Safety clutter can:

  1. Reduce individual ownership of safety and operational decisions
  2. Remove flexibility to adapt work to changing risk context
  3. Erode trust between management, safety advisors and the workforce
  4. Increase goal conflict between safety and productivity
  5. Compromise the effectiveness of valuable safety activity.

What can I do about safety clutter?

Firstly. Safety clutter is not inevitable. There are steps we can take to avoid the pressure to add unhelpful safety processes into the system and ways we can disengage the ratchet effect.

1. Start having conversations about clutter

Introduce a discussion around safety clutter into management teams and the workforce. Be prepared to have difficult conversations. Listen when people tell you that a process or form is bullshit. You need to be open minded and courageous because that’s the job of a safety professional.

Begin by assessing safety activities through a lens of what does this contribute to safety? Does it have a high impact or low impact? 

Encourage conversations about safety at all levels – what a safety department thinks is important is likely to be different from the experience of workers who complete the task. Be curious. Ask people to share their honest experience of safety management activities and whether they have an impact.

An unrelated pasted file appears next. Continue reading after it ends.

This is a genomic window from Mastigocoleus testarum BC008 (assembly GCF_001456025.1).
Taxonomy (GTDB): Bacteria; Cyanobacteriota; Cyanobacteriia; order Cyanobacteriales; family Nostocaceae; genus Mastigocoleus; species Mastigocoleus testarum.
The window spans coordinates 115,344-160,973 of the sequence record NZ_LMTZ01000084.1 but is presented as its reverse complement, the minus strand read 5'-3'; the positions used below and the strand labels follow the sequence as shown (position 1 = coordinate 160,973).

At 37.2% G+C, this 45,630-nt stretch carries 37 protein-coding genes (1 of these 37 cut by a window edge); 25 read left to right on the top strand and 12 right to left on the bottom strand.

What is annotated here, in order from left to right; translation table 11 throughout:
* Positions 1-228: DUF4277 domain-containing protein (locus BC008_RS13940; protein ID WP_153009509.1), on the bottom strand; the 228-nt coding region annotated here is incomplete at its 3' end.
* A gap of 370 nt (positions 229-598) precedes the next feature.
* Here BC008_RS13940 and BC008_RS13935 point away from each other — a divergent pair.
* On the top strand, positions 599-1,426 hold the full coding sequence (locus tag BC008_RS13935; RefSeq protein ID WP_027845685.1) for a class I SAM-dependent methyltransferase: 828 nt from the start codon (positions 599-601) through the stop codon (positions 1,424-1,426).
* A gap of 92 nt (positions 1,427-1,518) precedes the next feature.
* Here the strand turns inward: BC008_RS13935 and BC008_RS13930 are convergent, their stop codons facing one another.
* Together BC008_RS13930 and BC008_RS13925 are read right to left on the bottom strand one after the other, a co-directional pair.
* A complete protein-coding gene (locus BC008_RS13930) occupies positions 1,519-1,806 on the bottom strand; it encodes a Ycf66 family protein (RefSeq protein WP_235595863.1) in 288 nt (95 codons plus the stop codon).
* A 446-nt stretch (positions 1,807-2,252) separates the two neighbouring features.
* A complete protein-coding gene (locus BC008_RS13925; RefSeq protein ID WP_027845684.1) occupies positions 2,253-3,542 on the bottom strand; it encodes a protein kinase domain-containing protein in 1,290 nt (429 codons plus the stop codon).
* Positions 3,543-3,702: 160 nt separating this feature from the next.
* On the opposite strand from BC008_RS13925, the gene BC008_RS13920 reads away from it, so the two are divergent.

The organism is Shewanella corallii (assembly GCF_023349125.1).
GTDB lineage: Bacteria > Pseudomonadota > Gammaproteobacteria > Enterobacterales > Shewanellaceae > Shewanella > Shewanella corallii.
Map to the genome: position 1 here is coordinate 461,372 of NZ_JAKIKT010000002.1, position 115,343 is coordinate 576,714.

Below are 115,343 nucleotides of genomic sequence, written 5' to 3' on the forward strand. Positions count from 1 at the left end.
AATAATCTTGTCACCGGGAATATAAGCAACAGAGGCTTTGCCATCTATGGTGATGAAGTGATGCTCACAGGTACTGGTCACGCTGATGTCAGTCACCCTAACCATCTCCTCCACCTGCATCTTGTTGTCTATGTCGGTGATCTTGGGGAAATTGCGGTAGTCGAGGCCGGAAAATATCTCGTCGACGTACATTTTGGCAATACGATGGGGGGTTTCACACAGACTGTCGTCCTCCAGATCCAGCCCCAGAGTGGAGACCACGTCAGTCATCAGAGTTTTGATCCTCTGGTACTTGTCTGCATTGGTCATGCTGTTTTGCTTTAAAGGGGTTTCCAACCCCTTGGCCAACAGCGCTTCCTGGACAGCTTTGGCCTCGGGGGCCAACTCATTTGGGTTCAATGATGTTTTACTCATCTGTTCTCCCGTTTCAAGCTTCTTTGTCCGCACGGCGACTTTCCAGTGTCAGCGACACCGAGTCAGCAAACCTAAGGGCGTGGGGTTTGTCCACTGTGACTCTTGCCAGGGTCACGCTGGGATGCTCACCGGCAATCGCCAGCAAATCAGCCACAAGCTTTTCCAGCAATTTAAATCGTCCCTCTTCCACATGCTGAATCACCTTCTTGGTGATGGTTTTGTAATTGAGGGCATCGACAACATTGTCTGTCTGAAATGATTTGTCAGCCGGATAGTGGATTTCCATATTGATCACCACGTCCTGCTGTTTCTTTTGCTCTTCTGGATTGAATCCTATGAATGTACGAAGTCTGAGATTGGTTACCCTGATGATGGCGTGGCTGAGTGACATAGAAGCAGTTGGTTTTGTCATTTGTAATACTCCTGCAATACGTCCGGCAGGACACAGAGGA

2. Run an experiment to remove a piece of clutter

Ask people directly what they would like to start doing, stop doing, do more of and do less of, when it comes to safety activities. Managers should be encouraged to ask their workers, ‘What is the least valuable thing I am asking you to do to work here every day?’

Where there is a clear consensus among all stakeholders that a process or activity is safety clutter, there’s an opportunity to remove or re-engineer it. Show your organisation that communication, culture, work effectiveness and ultimately safety improve by identifying and removing safety clutter. That’s what the research and industry experience shows.

3. Redefine the role of safety professionals in creating safety

When people understand and value a safety practice, they will approach it with a diligent mindset – rather than see it as a tick-and-flick exercise. Safety professionals with a greater intention around improving the safety of work, lead to more valuable and less onerous safety management activities.

The theory and research surrounding safety clutter provides the opportunity and methodology to review your organisation’s safety activities and how it understands the role of safety professionals in creating safety – as opposed to creating safety processes.

Start by getting your own safety clutter scorecard report, which determines some of the standard processes that may be creating clutter in your organisation. It’s a useful tool for reflecting on the effectiveness of your role and your organisation’s safety management practices in creating safe outcomes in your workplace.

Safety professionals need to take their heads out of the sand when it comes to safety clutter and provide leadership to their organisations to:

“wage war against the excessive health and safety [clutter] that has become an albatross around the neck of businesses.”

(David Cameron, former UK Prime Minister, 2012)